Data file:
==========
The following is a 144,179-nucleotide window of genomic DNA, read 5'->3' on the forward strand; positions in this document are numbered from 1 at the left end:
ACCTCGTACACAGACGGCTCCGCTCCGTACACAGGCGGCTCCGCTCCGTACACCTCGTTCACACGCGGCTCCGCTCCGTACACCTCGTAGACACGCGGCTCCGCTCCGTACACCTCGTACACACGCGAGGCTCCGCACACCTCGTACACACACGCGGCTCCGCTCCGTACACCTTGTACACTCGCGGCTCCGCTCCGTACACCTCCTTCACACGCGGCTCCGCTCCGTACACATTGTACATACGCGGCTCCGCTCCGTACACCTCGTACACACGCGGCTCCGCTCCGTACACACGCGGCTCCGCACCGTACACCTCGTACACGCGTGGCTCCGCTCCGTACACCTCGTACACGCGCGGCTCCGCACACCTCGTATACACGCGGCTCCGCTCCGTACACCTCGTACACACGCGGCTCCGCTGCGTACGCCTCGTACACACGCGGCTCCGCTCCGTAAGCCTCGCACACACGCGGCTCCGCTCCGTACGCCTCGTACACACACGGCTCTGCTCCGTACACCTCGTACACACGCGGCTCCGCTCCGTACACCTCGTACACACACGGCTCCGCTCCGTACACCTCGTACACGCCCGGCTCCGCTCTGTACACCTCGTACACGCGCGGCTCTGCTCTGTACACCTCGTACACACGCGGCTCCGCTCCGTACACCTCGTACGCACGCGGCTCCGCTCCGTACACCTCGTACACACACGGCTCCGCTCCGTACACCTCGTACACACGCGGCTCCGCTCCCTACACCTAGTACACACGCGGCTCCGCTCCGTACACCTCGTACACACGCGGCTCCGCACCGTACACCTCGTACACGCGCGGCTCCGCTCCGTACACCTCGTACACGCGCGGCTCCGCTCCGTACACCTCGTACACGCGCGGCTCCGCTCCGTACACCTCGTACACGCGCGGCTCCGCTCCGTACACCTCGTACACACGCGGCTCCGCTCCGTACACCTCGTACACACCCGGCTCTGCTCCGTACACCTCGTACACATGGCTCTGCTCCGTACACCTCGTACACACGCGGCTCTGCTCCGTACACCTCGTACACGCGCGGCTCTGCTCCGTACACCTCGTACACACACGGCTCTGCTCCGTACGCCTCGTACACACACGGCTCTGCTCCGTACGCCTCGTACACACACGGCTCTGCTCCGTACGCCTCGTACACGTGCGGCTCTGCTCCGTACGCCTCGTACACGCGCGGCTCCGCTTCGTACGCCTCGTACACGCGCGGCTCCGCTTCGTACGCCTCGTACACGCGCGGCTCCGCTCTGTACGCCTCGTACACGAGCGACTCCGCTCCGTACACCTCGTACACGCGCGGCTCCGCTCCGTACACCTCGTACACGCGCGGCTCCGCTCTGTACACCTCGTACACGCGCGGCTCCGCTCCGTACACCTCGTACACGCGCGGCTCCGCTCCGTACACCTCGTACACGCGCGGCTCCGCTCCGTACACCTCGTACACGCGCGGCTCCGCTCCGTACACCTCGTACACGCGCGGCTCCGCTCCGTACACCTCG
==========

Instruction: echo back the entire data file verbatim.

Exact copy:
The following is a 144,179-nucleotide window of genomic DNA, read 5'->3' on the forward strand; positions in this document are numbered from 1 at the left end:
ACCTCGTACACAGACGGCTCCGCTCCGTACACAGGCGGCTCCGCTCCGTACACCTCGTTCACACGCGGCTCCGCTCCGTACACCTCGTAGACACGCGGCTCCGCTCCGTACACCTCGTACACACGCGAGGCTCCGCACACCTCGTACACACACGCGGCTCCGCTCCGTACACCTTGTACACTCGCGGCTCCGCTCCGTACACCTCCTTCACACGCGGCTCCGCTCCGTACACATTGTACATACGCGGCTCCGCTCCGTACACCTCGTACACACGCGGCTCCGCTCCGTACACACGCGGCTCCGCACCGTACACCTCGTACACGCGTGGCTCCGCTCCGTACACCTCGTACACGCGCGGCTCCGCACACCTCGTATACACGCGGCTCCGCTCCGTACACCTCGTACACACGCGGCTCCGCTGCGTACGCCTCGTACACACGCGGCTCCGCTCCGTAAGCCTCGCACACACGCGGCTCCGCTCCGTACGCCTCGTACACACACGGCTCTGCTCCGTACACCTCGTACACACGCGGCTCCGCTCCGTACACCTCGTACACACACGGCTCCGCTCCGTACACCTCGTACACGCCCGGCTCCGCTCTGTACACCTCGTACACGCGCGGCTCTGCTCTGTACACCTCGTACACACGCGGCTCCGCTCCGTACACCTCGTACGCACGCGGCTCCGCTCCGTACACCTCGTACACACACGGCTCCGCTCCGTACACCTCGTACACACGCGGCTCCGCTCCCTACACCTAGTACACACGCGGCTCCGCTCCGTACACCTCGTACACACGCGGCTCCGCACCGTACACCTCGTACACGCGCGGCTCCGCTCCGTACACCTCGTACACGCGCGGCTCCGCTCCGTACACCTCGTACACGCGCGGCTCCGCTCCGTACACCTCGTACACGCGCGGCTCCGCTCCGTACACCTCGTACACACGCGGCTCCGCTCCGTACACCTCGTACACACCCGGCTCTGCTCCGTACACCTCGTACACATGGCTCTGCTCCGTACACCTCGTACACACGCGGCTCTGCTCCGTACACCTCGTACACGCGCGGCTCTGCTCCGTACACCTCGTACACACACGGCTCTGCTCCGTACGCCTCGTACACACACGGCTCTGCTCCGTACGCCTCGTACACACACGGCTCTGCTCCGTACGCCTCGTACACGTGCGGCTCTGCTCCGTACGCCTCGTACACGCGCGGCTCCGCTTCGTACGCCTCGTACACGCGCGGCTCCGCTTCGTACGCCTCGTACACGCGCGGCTCCGCTCTGTACGCCTCGTACACGAGCGACTCCGCTCCGTACACCTCGTACACGCGCGGCTCCGCTCCGTACACCTCGTACACGCGCGGCTCCGCTCTGTACACCTCGTACACGCGCGGCTCCGCTCCGTACACCTCGTACACGCGCGGCTCCGCTCCGTACACCTCGTACACGCGCGGCTCCGCTCCGTACACCTCGTACACGCGCGGCTCCGCTCCGTACACCTCGTACACGCGCGGCTCCGCTCCGTACACCTCG